The Lied: Mirror of Late Romanticism

By: Kravitt, Edward F.

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The German lied, a song form that fuses music and poetry, provides a key to understanding musical and cultural history in the late nineteenth and early twentieth centuries. In the first comprehensive study of the late-romantic lied, Edward F. Kravitt shows how this popular genre mirrored far-reaching cultural changes of the period, when tensions in artistic politics pitted tradition against innovation, naturalism against symbolism, and nationalism against universalism. Kravitt surveys five major composers -- Wolf, Mahler, Strauss, Pfitzner, and Reger -- as well as the young Schoenberg and dozens of lesser-known figures such as Engelbert Humperdinck and Joseph Haas. He examines the composers' changing attitudes toward musical and poetic structure, their reasons for turning to the lied, performance practices of the day, the cultural background of the various types of lieder (such as folksong, ballad, and kinderlieder) and melodrama, and the aesthetic principles underlying them. Departing from the accepted view that innovation and modernism dominated the era, Kravitt contends that nearly all lied composers worked in a conservative political and artistic environment and experimented mainly within the inherited nineteenth-century tradition. He describes pre-World War I audiences, shaken by social and economic upheaval, as hostile to the Schoenberg avant-garde, and he argues that the lied became an important vehicle in the German people's search to rediscover their national roots.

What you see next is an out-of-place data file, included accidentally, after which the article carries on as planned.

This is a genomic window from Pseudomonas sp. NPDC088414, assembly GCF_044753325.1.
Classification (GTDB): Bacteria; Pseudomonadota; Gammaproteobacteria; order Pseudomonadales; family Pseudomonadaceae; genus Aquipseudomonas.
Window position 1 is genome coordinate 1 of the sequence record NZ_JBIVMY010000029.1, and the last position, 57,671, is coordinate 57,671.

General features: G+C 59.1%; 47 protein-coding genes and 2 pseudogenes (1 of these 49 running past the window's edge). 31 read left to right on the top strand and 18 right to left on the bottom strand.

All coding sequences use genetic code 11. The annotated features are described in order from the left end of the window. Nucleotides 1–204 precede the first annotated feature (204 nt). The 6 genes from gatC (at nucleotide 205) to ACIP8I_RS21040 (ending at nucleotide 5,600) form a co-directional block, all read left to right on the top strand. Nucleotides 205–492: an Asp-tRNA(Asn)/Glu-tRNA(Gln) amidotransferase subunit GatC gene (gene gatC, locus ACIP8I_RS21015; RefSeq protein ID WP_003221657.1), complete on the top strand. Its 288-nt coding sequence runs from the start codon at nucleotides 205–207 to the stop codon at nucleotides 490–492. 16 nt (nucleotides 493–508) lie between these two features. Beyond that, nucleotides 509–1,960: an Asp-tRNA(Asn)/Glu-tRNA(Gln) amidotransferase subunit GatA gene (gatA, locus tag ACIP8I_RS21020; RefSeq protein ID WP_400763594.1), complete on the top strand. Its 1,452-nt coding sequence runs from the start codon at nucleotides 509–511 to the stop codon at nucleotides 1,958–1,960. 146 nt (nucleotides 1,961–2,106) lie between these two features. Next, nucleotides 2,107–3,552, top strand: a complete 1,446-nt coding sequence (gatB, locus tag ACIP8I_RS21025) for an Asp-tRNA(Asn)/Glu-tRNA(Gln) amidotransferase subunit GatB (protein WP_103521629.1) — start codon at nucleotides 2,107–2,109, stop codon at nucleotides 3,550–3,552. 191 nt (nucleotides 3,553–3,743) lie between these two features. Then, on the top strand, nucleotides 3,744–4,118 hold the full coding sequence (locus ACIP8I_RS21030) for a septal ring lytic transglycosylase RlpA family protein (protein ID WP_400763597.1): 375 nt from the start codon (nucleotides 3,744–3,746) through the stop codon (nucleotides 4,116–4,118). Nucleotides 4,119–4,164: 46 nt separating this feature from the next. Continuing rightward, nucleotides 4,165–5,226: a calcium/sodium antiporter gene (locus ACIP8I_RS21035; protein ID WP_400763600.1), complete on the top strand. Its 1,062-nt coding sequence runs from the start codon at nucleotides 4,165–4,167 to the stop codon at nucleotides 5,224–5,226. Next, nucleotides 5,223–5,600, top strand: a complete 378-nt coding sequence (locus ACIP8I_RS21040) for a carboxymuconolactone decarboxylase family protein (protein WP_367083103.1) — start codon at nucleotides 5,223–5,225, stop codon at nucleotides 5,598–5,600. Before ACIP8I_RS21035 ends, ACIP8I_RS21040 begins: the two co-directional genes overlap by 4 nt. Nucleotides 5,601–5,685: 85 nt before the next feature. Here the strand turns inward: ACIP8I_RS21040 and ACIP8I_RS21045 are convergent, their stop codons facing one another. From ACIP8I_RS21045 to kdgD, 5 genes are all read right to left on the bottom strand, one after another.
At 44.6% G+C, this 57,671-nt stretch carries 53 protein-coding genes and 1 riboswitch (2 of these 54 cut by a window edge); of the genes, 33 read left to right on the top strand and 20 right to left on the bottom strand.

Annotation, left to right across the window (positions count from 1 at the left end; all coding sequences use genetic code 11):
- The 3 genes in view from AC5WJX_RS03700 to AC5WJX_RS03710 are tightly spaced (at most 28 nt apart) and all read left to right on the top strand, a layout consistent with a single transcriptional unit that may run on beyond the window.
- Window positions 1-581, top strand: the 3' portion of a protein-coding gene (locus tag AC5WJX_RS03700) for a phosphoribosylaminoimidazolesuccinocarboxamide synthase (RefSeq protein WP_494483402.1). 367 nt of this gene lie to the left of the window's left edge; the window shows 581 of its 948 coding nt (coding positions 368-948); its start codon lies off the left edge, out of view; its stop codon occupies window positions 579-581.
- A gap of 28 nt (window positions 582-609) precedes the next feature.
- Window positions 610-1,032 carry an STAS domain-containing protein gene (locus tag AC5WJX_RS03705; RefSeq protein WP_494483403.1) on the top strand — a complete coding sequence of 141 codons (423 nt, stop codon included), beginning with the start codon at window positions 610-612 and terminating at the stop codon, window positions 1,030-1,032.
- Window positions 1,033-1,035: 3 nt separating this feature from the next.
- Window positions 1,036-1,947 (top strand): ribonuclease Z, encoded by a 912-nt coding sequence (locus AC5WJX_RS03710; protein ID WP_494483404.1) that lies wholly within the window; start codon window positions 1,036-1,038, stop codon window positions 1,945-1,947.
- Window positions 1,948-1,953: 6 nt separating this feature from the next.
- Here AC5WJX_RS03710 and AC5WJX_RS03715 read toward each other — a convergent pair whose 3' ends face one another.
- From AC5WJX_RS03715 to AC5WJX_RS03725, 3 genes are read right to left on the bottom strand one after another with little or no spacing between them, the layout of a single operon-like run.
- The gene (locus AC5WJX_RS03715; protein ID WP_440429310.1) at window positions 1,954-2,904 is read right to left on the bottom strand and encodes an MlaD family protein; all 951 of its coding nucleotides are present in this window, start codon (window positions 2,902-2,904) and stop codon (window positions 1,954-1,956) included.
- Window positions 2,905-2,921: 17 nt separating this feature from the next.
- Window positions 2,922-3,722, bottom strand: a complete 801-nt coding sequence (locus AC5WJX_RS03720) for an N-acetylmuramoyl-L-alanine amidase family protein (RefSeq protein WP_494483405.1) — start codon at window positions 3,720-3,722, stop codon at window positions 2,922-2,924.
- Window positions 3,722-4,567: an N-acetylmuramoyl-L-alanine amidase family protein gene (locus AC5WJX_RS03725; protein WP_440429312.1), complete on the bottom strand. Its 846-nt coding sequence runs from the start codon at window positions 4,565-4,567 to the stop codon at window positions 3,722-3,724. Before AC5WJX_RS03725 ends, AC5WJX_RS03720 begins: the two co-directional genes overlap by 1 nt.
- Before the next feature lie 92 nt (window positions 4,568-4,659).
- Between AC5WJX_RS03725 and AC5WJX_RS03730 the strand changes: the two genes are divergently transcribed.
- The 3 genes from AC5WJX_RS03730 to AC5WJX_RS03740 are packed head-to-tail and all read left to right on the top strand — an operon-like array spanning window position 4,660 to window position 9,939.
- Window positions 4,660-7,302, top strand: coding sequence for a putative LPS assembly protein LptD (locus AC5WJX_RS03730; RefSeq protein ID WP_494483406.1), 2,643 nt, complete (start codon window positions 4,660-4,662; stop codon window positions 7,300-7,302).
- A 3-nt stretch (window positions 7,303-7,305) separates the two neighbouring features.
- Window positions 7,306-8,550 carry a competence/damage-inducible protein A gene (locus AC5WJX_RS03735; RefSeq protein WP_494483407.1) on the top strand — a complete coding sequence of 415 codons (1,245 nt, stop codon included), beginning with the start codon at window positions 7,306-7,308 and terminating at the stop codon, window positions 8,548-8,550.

Title: The Lied: Mirror of Late Romanticism

Author Name: Kravitt, Edward F.

Categories: Performing Arts,

Edition: 1st

Publisher: New Haven and London, Yale University Press: 1996

ISBN Number: 0300063652

ISBN Number 13: 9780300063653

Binding: Hardcover

Book Condition: As New

Jacket Condition: As New

Type: Book

Seller ID: 27472

Keywords: Music